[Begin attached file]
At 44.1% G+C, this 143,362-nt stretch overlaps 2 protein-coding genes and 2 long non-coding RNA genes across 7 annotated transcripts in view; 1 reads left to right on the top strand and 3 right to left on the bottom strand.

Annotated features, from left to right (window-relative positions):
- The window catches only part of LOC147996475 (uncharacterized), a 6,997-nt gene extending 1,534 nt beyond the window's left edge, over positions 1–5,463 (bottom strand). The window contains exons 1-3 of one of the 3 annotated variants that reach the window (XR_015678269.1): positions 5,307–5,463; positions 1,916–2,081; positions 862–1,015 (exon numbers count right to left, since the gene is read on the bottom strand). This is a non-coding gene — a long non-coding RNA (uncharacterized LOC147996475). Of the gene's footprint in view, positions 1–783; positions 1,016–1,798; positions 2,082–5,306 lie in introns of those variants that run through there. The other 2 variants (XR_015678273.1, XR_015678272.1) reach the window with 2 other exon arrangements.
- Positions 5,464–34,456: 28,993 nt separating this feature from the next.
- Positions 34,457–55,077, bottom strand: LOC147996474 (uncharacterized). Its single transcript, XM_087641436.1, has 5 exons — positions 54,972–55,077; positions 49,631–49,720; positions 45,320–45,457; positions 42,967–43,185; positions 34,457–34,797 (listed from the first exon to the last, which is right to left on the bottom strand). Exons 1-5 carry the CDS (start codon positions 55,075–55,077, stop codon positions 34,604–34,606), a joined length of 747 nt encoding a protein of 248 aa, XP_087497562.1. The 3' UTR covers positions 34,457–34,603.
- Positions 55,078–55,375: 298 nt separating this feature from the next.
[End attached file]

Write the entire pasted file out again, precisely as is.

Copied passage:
At 44.1% G+C, this 143,362-nt stretch overlaps 2 protein-coding genes and 2 long non-coding RNA genes across 7 annotated transcripts in view; 1 reads left to right on the top strand and 3 right to left on the bottom strand.

Annotated features, from left to right (window-relative positions):
- The window catches only part of LOC147996475 (uncharacterized), a 6,997-nt gene extending 1,534 nt beyond the window's left edge, over positions 1–5,463 (bottom strand). The window contains exons 1-3 of one of the 3 annotated variants that reach the window (XR_015678269.1): positions 5,307–5,463; positions 1,916–2,081; positions 862–1,015 (exon numbers count right to left, since the gene is read on the bottom strand). This is a non-coding gene — a long non-coding RNA (uncharacterized LOC147996475). Of the gene's footprint in view, positions 1–783; positions 1,016–1,798; positions 2,082–5,306 lie in introns of those variants that run through there. The other 2 variants (XR_015678273.1, XR_015678272.1) reach the window with 2 other exon arrangements.
- Positions 5,464–34,456: 28,993 nt separating this feature from the next.
- Positions 34,457–55,077, bottom strand: LOC147996474 (uncharacterized). Its single transcript, XM_087641436.1, has 5 exons — positions 54,972–55,077; positions 49,631–49,720; positions 45,320–45,457; positions 42,967–43,185; positions 34,457–34,797 (listed from the first exon to the last, which is right to left on the bottom strand). Exons 1-5 carry the CDS (start codon positions 55,075–55,077, stop codon positions 34,604–34,606), a joined length of 747 nt encoding a protein of 248 aa, XP_087497562.1. The 3' UTR covers positions 34,457–34,603.
- Positions 55,078–55,375: 298 nt separating this feature from the next.